Illustration for article titled New Hepatitis C Cure Hailed as a Breakthrough, Costs $1000 a Day

An international study involving 380 patients has seen 90% of patients "cured" of Hepatitis C in the course of 12 weeks. Experts are calling the treatment a turning point in the treatment of the pernicious disease, which wreaks havoc on the livers of those it infects. Too bad it costs over $80,000 for a course of treatment.


Above: Electron micrographs of hepatitis C virus purified from cell culture via Wikimedia Commons

The treatment goes by the name of Sovaldi and was created by Gilead Sciences. The BBC has a good rundown of the study:

Researchers at the University of Texas Health Science Centre tested the new oral drug in 380 patients at 78 centres in Spain, Germany, England and the US in 2013. Two studies were carried out, one in patients for 12 weeks, and another, for 24 weeks. The patients had liver cirrhosis, indicating an advanced form of the virus.

After 12 weeks, 191 of 208 patients no longer had hepatitis C, which increased to 165 of 172 patients, or 96%, after 24 weeks. Lead researcher, Dr Fred Poordad said: "It is fantastic. I am so excited for the patients. There is finally hope for their future." He said the drug worked by targeting the protein that makes hepatitis C and stopping it from replicating. "Eventually the virus is extinguished," he said.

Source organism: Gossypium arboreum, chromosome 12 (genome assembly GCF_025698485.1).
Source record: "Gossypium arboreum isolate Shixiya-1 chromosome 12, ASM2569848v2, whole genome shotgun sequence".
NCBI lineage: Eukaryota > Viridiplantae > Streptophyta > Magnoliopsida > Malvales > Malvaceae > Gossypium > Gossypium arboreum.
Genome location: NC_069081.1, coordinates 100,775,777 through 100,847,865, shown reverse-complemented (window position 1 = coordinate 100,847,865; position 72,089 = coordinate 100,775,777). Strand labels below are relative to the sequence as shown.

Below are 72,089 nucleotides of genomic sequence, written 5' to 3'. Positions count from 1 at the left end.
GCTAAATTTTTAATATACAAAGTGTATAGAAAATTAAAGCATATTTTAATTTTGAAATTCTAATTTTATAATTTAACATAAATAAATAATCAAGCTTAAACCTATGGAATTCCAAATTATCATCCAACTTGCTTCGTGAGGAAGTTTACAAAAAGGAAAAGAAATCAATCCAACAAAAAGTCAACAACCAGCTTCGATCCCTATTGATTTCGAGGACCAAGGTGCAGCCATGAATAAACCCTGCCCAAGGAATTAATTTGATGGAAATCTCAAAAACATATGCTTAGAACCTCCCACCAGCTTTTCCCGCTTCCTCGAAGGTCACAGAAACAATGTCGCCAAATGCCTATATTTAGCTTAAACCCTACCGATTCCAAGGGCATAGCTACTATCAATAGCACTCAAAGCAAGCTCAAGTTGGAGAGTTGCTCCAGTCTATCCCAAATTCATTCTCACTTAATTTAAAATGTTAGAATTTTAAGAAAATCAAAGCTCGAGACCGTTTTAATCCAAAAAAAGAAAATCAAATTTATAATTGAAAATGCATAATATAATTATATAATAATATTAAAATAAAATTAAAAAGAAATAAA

All excellent news, of course. The bad news is that the treatment is ridiculously expensive. Gilead has proposed a global, tiered pricing system that is based on each country's per capita gross national income. According to Reuters, the cost for a full course of treatment in the U.K. is about $57,000; the price in Germany around $66,000; and the price in America around $84,000. That's close to $1,000 a pill for U.S. residents.

Gilead has been met with no small amount of resistance from the public and private sectors alike according to SFGate:

Since Sovaldi won federal approval in December, lawmakers, public and private insurers, pharmacy benefit managers and patient advocates have begun an all-out revolt. The dissent might represent a potential breaking point for a health care system used to paying out gobs of money for breakthrough drugs, industry officials and analysts say.

Meanwhile, the company's price scheme has been called "unreasonably high" and "obscene" by care providers like Kaiser Permanente and Molina Healthcare, respectively. Even Congress asked Gilead to justify the price of their drug.

But Gilead has stood firm on its price plan, arguing that their drug is worth the cost because it works faster and more effectively than anything else. Fortunately, it looks like they'll finally have some competition in the coming months.


Read more about the study at the BBC. For more on the ongoing pushback to Gilead's pricing over at SFGate.

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